How teachers can show student progress during lesson observations


How can you demonstrate visible improvements when an observer or inspector comes into your classroom and asks the pupils what they are doing? Roy Blatchford, who has observed more than 8,000 lessons, offers some advice.

It is incredible to think of the number of lessons that I have observed in the past decade. I have entered classrooms as an inspector, a reviewer, a coach in primary, special and secondary schools from Mumbai to New York, Barcelona to Birmingham, Jeddah to Jarrow.

And the recurring question that UK teachers ask me is the one above – how can they show visible improvement during lesson observations?

The Ofsted inspection framework places a strong emphasis on key skills in schools. The definition of outstanding teaching makes explicit that the teaching of reading, writing, communication and mathematics must be highly effective and cohesively planned and implemented.

The same emphasis is found in the new Teachers’ Standards. All teachers must have a clear understanding of appropriate teaching strategies for early reading and mathematics. Equally, teachers of whatever age range or subject are expected to promote “high standards of literacy, articulacy and the correct use of standard English”. These are not easy demands for teachers.

TeachersMedia has just produced a short series of 20-minute programmes filmed in classrooms in a number of schools including Slough and Eton College in Berkshire. The Visible Improvement series, which I present, provides a range of practical tips for teachers who want to make sure they can evidence pupils’ progress, in the context of excellent everyday practice. So, what are the most important things to consider?

An exciting climate for learning

One key aspect which shines through in the films is that in exciting classrooms there is that judicious balance of the fun and fundamentals of learning. Fun, humour and warm relationships abound. So too does an unequivocal focus on practising basic and higher order skills. Excellent teachers accept no substitute.

The engaging classrooms we found when filming provide “climates” for learning which engender confidence and motivation among the learners. Critically, there is no fear of failure because the teachers and pupils alike support one another’s triumphs and disasters. Opportunities for risk-taking, exploration of new knowledge and concepts, and experimentation permeate. Learners’ potential is spotted and encouraged. In the true sense of the word, education – “to lead out” – underpins the learning environment.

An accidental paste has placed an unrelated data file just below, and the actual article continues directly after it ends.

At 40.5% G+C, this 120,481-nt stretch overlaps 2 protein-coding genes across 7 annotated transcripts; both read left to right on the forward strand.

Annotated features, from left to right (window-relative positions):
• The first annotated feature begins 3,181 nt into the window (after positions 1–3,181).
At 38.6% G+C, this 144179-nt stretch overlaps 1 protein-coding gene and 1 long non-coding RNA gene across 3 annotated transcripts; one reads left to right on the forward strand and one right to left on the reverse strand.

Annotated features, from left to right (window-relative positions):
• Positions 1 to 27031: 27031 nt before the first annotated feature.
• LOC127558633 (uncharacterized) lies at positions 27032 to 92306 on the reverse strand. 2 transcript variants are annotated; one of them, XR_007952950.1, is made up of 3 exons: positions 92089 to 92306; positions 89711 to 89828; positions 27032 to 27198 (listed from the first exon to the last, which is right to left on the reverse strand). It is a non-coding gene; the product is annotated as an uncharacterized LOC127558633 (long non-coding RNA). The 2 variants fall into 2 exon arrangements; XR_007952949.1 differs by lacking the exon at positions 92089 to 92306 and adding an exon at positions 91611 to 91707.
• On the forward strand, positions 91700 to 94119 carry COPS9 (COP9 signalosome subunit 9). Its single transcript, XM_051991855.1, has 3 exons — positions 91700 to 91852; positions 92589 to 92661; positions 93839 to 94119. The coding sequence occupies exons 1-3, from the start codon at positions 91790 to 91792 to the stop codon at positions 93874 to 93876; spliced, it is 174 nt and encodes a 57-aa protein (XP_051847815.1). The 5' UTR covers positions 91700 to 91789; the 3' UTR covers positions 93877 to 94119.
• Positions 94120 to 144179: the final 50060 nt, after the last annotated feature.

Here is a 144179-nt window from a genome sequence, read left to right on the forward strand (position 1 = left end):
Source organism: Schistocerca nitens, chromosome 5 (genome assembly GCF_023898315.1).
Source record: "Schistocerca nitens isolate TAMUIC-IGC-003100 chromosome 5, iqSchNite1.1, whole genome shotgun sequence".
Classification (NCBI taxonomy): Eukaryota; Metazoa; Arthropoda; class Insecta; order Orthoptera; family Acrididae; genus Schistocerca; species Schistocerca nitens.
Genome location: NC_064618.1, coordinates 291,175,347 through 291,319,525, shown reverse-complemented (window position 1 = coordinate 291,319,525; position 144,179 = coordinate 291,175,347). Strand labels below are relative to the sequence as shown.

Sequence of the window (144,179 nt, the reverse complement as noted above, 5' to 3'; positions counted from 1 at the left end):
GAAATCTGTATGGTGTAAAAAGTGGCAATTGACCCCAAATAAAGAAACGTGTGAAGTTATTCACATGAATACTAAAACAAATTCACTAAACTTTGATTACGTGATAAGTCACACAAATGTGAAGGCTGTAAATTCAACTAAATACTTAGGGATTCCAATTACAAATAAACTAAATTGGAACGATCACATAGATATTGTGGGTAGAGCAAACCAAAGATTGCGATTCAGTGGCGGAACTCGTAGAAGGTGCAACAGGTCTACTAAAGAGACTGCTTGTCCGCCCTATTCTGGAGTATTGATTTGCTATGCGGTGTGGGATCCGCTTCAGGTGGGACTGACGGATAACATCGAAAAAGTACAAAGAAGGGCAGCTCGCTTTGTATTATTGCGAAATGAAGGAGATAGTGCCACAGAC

Inspiring and vibrant teaching

At the heart of excellent progress by pupils is motivating and inspiring teaching. Ask any group of pupils what makes for effective classroom learning and they talk about the teacher who loves their subject and shares that passion with their students through rich tasks and activities. To use a word that has sadly gone out of fashion, it is the promotion of scholarship that matters.

Pupils in the films are infected by the enthusiasms of their teachers. In my experience, pupils deeply respect the teacher who has a breadth and depth of knowledge that they themselves can, at their age, only dream of and aspire to.

The vibrant classrooms we chose to feature in the series are places where what is on the walls, windows, floor and ceiling matters. The teachers have given thought to learning prompts, keywords, photos (taken by students) celebrating achievement, and displays of high quality pupil work to which their peers can aspire.

Furthermore, book and technological resources are accessible and fit-for-purpose. The held-held device is present, no more nor less important than a pair of scissors. It is a tool for learning which each generation of young people masters more skilfully than the majority of its teachers.

I once asked a group of talented 14-year-olds to draw images of what made for effective and less effective lessons. 

Intriguingly, they drew a series of expanding and contracting heads. The more effective a lesson became, they charted with their colour pens, the larger the students’ heads and the smaller the teacher’s. 

They were seeking to point out that the teacher begins the lines of enquiry, giving space for students to continue the journey. I can think of no better image to describe what I see in the best classrooms. And that journey offers to the observer clear evidence of pupils’ progress.

Skilful orchestration

A hallmark of our featured classrooms is that time within lessons is skilfully orchestrated, evident to the live observer but not always the easiest aspect of practice for a camera to capture. 

The teachers do not rattle on at pace, galloping through the scheme of work for fear of running out of time. Rather, they deliver narratives and explanations at a speed consistent with pupils’ understanding and internalising new concepts, knowledge and skills. It means that the films capture young minds reflecting, pondering and being challenged as they tackle a demanding activity – and that represents manifest good progress by pupils.

Teaching and learning are a great double act. One requires the other. The effective teacher helps pupils, through various techniques, to think about the progress they are making: daily, weekly, and over a term or a year. 

The teacher and pupil reflecting on progress together, through marking and dialogue, identify next steps in learning and what particular support or extension might be required to ensure the pupil’s individual needs are met.